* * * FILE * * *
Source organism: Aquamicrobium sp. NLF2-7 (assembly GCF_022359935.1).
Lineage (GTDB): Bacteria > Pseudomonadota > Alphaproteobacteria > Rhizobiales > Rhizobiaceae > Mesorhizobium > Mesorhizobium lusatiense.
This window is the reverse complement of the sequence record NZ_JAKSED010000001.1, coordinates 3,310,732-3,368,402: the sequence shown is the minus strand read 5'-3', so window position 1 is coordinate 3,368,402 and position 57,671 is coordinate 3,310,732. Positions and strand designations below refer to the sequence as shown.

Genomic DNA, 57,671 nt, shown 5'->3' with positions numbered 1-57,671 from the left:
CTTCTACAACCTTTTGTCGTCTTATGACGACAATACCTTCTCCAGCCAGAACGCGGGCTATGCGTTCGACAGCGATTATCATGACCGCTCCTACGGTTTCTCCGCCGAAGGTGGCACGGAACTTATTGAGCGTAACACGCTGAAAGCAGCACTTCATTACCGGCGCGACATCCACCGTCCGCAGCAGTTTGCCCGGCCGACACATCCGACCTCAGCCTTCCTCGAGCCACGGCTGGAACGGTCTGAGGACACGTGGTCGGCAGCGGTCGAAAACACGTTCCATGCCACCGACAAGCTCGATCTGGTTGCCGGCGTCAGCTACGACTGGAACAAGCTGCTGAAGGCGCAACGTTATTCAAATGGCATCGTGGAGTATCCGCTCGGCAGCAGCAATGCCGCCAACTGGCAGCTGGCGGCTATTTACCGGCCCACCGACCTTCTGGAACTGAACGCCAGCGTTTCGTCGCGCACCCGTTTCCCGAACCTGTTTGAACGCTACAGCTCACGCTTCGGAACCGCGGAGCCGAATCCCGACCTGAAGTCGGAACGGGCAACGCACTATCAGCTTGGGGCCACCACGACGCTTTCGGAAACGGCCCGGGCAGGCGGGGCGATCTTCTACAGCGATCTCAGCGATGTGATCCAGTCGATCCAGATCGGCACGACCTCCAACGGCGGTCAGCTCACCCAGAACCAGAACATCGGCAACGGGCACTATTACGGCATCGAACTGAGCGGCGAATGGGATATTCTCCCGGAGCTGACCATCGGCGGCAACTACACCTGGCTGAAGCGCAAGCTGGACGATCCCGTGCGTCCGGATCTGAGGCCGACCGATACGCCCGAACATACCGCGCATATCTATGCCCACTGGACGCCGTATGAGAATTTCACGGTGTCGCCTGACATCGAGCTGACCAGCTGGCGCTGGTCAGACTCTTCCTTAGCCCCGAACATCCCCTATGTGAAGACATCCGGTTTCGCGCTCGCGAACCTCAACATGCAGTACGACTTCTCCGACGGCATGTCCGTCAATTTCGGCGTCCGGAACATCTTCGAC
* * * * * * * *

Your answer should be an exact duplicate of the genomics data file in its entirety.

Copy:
Source organism: Aquamicrobium sp. NLF2-7 (assembly GCF_022359935.1).
Lineage (GTDB): Bacteria > Pseudomonadota > Alphaproteobacteria > Rhizobiales > Rhizobiaceae > Mesorhizobium > Mesorhizobium lusatiense.
This window is the reverse complement of the sequence record NZ_JAKSED010000001.1, coordinates 3,310,732-3,368,402: the sequence shown is the minus strand read 5'-3', so window position 1 is coordinate 3,368,402 and position 57,671 is coordinate 3,310,732. Positions and strand designations below refer to the sequence as shown.

Genomic DNA, 57,671 nt, shown 5'->3' with positions numbered 1-57,671 from the left:
CTTCTACAACCTTTTGTCGTCTTATGACGACAATACCTTCTCCAGCCAGAACGCGGGCTATGCGTTCGACAGCGATTATCATGACCGCTCCTACGGTTTCTCCGCCGAAGGTGGCACGGAACTTATTGAGCGTAACACGCTGAAAGCAGCACTTCATTACCGGCGCGACATCCACCGTCCGCAGCAGTTTGCCCGGCCGACACATCCGACCTCAGCCTTCCTCGAGCCACGGCTGGAACGGTCTGAGGACACGTGGTCGGCAGCGGTCGAAAACACGTTCCATGCCACCGACAAGCTCGATCTGGTTGCCGGCGTCAGCTACGACTGGAACAAGCTGCTGAAGGCGCAACGTTATTCAAATGGCATCGTGGAGTATCCGCTCGGCAGCAGCAATGCCGCCAACTGGCAGCTGGCGGCTATTTACCGGCCCACCGACCTTCTGGAACTGAACGCCAGCGTTTCGTCGCGCACCCGTTTCCCGAACCTGTTTGAACGCTACAGCTCACGCTTCGGAACCGCGGAGCCGAATCCCGACCTGAAGTCGGAACGGGCAACGCACTATCAGCTTGGGGCCACCACGACGCTTTCGGAAACGGCCCGGGCAGGCGGGGCGATCTTCTACAGCGATCTCAGCGATGTGATCCAGTCGATCCAGATCGGCACGACCTCCAACGGCGGTCAGCTCACCCAGAACCAGAACATCGGCAACGGGCACTATTACGGCATCGAACTGAGCGGCGAATGGGATATTCTCCCGGAGCTGACCATCGGCGGCAACTACACCTGGCTGAAGCGCAAGCTGGACGATCCCGTGCGTCCGGATCTGAGGCCGACCGATACGCCCGAACATACCGCGCATATCTATGCCCACTGGACGCCGTATGAGAATTTCACGGTGTCGCCTGACATCGAGCTGACCAGCTGGCGCTGGTCAGACTCTTCCTTAGCCCCGAACATCCCCTATGTGAAGACATCCGGTTTCGCGCTCGCGAACCTCAACATGCAGTACGACTTCTCCGACGGCATGTCCGTCAATTTCGGCGTCCGGAACATCTTCGAC